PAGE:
17th National Remote Indigenous Media Festival
Lajamanu, NT | 27 September – 2 October 2015
For 5 days remote media workers and industry guests visited Gurindji and Warlpiri Country for an exciting industry program with skills workshops, roundtables, video screenings, live radio and TV coverage, music and cultural events.
Lajamanu (formerly known as Hooker Creek) is a Warlpiri community located 560 kilometres SW of Katherine on the northern edge of the Tanami Desert in the Northern Territory. With a population of around 700 people Lajamanu sits midway between Alice Springs and Darwin on the traditional country of the Gurindji people.
Festival Pictorial Magazine
The Festival Pictorial Magazine is available for download.
View the Festival Photos by official photographer Wayne Quilliam on this Flickr Page.
View more photos by IRCA and Festival Delegates (including photos of the Closing Night Concert) on this Flickr Page.
Visit the 2015 Remote Media Award Winners page for more information.
Geographically Lajamanu sits at the border of the desert and dry tropics. Culturally it sits at the intersection of Gurindji and Warlpiri Country.
Lajamanu (Hooker Creek) was established in 1948 when the Australian Government, deciding to establish a new settlement, trucked 25 Warlpiri people from Yuendumu 600 km north to Hooker Creek in Gurindji country. In 1951 another 150 Walpiri were relocated to Hooker Creek, taken away from their Dreaming sites and families in Yuendumu. They all famously walked back, all the way to Yuendumu, only to be trucked back to Hooker Creek. Two more resettlements and ‘walk backs’ occurred in the late 50s and 60s. Yet over the years, children were born and despite being so far from their country and its sacred places, the Warlpiri eventually started to call Hooker Creek home.
In the 1970s a most remarkable series of ceremonies occurred where the Gurindji of the nearby Wave Hill area handed over the country and its Dreaming (the Spectacled Hare Wallaby or ‘Wampana’) to the Warlpiri at Hooker Creek. That same decade Hooker Creak ceased to be a welfare settlement and the Lajamanu Council was the first Community Government Council to be formed in the NT. In 2008 the Lajamanu Council became part of the Central Desert Shire Council.
Today in Lajamanu
Traditional owners of the country, the Gurindji people, mainly live around 100km further north near Kalkarindji, Daguragu and Wave Hill. Honorary traditional owners from the Warlpiri people in Lajamanu consult with the Gurindji traditional owners on traditional governance matters.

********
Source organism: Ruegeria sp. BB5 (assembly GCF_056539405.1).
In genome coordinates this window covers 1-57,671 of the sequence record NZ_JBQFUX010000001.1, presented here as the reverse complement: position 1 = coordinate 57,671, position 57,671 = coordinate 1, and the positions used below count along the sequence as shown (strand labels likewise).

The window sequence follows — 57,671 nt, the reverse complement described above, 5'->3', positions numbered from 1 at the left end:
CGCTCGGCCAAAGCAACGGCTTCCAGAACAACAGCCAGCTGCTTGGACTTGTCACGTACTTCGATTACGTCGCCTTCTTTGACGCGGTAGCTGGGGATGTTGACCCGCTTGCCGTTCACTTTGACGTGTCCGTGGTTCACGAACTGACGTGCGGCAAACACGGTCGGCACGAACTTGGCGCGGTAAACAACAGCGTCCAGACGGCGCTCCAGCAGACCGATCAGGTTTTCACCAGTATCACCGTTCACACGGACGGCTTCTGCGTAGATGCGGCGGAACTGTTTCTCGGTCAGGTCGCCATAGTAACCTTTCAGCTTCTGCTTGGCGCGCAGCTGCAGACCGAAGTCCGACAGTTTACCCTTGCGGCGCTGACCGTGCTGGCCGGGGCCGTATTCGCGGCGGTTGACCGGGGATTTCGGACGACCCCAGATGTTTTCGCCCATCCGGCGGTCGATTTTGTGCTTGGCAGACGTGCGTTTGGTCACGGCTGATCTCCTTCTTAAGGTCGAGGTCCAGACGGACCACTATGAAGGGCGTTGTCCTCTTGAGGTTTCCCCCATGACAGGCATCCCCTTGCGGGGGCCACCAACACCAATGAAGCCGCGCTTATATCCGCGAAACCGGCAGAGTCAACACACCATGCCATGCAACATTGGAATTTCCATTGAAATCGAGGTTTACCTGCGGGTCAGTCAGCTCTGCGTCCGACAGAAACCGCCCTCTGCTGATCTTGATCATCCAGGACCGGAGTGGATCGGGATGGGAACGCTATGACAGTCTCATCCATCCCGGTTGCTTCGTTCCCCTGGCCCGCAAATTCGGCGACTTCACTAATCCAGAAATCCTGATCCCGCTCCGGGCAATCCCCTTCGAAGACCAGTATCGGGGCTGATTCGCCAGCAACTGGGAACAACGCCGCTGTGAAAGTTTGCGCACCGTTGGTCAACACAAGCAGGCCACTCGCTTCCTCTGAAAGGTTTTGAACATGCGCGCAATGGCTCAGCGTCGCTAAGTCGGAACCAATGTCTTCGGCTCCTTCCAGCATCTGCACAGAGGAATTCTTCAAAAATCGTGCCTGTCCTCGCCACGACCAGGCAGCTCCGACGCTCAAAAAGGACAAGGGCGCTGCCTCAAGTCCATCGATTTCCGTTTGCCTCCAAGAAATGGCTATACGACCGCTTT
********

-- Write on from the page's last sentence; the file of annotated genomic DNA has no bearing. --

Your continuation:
The Central Land Council is the land council for the community and the surrounding town area. It is responsible for matters under the Aboriginal Land Rights Act.
The Central Desert Regional Council provides local government in Lajamanu.
The Kurdiji is a group of senior men and women from Lajamanu who are actively involved in promoting respect for Aboriginal and non-Aboriginal law and justice within the community. The ‘Kurdiji’ is a Warlpiri word meaning ‘to shield, block protect or ward off’ and represents protection of the community as well as being integral to the initiation ceremonies in which young men and women are taught knowledge and respect for the law.
Members of Kurdiji welcome delegates and visitors for the 2015 National Remote Indigenous Media Festival. In your delegate handbook we will provide information about special ceremony areas which are restricted to Warlpiri people and their guests. Please do not enter these sites at any time unless invited by senior Warlpiri people.
Lajamanu has a thriving Arts Centre - Warnayaka Art
The Lajamanu Store has a great range of produce and groceries and a wonderful take away service with delicious dishes.
The Warlpiri Youth Development Aboriginal Corporation run Youth Program activities in the community.
The Lajamanu School has students from preschool right up to Year 12. The School has arts and crafts, cooking, music, a library, woodwork and computer rooms and is led by Principal Max Angew. The school was a Warlpiri-English bilingual school from 1982 to 2008 when the NT Government introduced a policy ceasing its bilingual programs. The school still focuses on a bilingual approach to education, with English as the predominant language, enriched with an early years bi-literacy program up to Year 2.
We look forward to hosting the daytime Festival program and delegate camping at the School grounds.
|Proudly supported/funded by the Australian Government.|
|Yapa-kurlangu Ngurra Aboriginal Corporation|